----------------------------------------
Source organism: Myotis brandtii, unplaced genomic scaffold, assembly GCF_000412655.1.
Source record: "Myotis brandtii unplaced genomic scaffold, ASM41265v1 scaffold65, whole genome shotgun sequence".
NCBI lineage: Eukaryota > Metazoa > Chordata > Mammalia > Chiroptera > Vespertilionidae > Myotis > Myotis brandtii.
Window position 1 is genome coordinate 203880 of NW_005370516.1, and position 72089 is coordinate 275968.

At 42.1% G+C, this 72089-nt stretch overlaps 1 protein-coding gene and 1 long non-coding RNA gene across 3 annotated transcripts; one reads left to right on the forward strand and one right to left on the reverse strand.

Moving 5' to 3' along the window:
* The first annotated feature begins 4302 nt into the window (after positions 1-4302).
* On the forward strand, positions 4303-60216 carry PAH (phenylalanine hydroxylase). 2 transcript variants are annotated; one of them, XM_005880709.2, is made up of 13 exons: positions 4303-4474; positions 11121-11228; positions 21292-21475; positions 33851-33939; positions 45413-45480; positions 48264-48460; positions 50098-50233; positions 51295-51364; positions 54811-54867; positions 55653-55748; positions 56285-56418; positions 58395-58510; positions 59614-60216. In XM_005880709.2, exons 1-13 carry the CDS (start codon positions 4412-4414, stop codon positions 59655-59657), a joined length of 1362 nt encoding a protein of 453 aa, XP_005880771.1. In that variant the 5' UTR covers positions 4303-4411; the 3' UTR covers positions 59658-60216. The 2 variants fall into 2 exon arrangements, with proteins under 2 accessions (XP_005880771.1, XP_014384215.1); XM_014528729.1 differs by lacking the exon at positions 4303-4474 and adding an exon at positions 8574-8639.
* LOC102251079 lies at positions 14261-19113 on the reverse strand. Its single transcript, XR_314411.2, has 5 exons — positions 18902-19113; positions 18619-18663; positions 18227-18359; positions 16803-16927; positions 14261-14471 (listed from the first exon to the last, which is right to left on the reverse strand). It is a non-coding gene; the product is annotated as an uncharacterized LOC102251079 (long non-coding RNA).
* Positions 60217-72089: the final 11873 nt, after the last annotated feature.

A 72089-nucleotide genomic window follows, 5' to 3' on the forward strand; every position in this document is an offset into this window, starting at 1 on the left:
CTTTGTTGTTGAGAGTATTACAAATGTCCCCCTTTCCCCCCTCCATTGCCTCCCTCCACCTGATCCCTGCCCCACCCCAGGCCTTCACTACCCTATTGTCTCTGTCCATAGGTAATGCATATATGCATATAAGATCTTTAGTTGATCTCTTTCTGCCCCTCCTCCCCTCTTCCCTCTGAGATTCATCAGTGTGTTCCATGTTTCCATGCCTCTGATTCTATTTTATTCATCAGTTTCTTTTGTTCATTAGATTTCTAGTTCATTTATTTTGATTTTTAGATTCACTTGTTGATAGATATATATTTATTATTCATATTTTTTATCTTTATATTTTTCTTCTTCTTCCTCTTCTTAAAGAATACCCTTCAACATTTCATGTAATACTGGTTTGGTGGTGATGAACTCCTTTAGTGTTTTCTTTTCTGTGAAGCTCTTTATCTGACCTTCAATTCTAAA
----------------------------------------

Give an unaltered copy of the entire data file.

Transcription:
Source organism: Myotis brandtii, unplaced genomic scaffold, assembly GCF_000412655.1.
Source record: "Myotis brandtii unplaced genomic scaffold, ASM41265v1 scaffold65, whole genome shotgun sequence".
NCBI lineage: Eukaryota > Metazoa > Chordata > Mammalia > Chiroptera > Vespertilionidae > Myotis > Myotis brandtii.
Window position 1 is genome coordinate 203880 of NW_005370516.1, and position 72089 is coordinate 275968.

At 42.1% G+C, this 72089-nt stretch overlaps 1 protein-coding gene and 1 long non-coding RNA gene across 3 annotated transcripts; one reads left to right on the forward strand and one right to left on the reverse strand.

Moving 5' to 3' along the window:
* The first annotated feature begins 4302 nt into the window (after positions 1-4302).
* On the forward strand, positions 4303-60216 carry PAH (phenylalanine hydroxylase). 2 transcript variants are annotated; one of them, XM_005880709.2, is made up of 13 exons: positions 4303-4474; positions 11121-11228; positions 21292-21475; positions 33851-33939; positions 45413-45480; positions 48264-48460; positions 50098-50233; positions 51295-51364; positions 54811-54867; positions 55653-55748; positions 56285-56418; positions 58395-58510; positions 59614-60216. In XM_005880709.2, exons 1-13 carry the CDS (start codon positions 4412-4414, stop codon positions 59655-59657), a joined length of 1362 nt encoding a protein of 453 aa, XP_005880771.1. In that variant the 5' UTR covers positions 4303-4411; the 3' UTR covers positions 59658-60216. The 2 variants fall into 2 exon arrangements, with proteins under 2 accessions (XP_005880771.1, XP_014384215.1); XM_014528729.1 differs by lacking the exon at positions 4303-4474 and adding an exon at positions 8574-8639.
* LOC102251079 lies at positions 14261-19113 on the reverse strand. Its single transcript, XR_314411.2, has 5 exons — positions 18902-19113; positions 18619-18663; positions 18227-18359; positions 16803-16927; positions 14261-14471 (listed from the first exon to the last, which is right to left on the reverse strand). It is a non-coding gene; the product is annotated as an uncharacterized LOC102251079 (long non-coding RNA).
* Positions 60217-72089: the final 11873 nt, after the last annotated feature.

A 72089-nucleotide genomic window follows, 5' to 3' on the forward strand; every position in this document is an offset into this window, starting at 1 on the left:
CTTTGTTGTTGAGAGTATTACAAATGTCCCCCTTTCCCCCCTCCATTGCCTCCCTCCACCTGATCCCTGCCCCACCCCAGGCCTTCACTACCCTATTGTCTCTGTCCATAGGTAATGCATATATGCATATAAGATCTTTAGTTGATCTCTTTCTGCCCCTCCTCCCCTCTTCCCTCTGAGATTCATCAGTGTGTTCCATGTTTCCATGCCTCTGATTCTATTTTATTCATCAGTTTCTTTTGTTCATTAGATTTCTAGTTCATTTATTTTGATTTTTAGATTCACTTGTTGATAGATATATATTTATTATTCATATTTTTTATCTTTATATTTTTCTTCTTCTTCCTCTTCTTAAAGAATACCCTTCAACATTTCATGTAATACTGGTTTGGTGGTGATGAACTCCTTTAGTGTTTTCTTTTCTGTGAAGCTCTTTATCTGACCTTCAATTCTAAA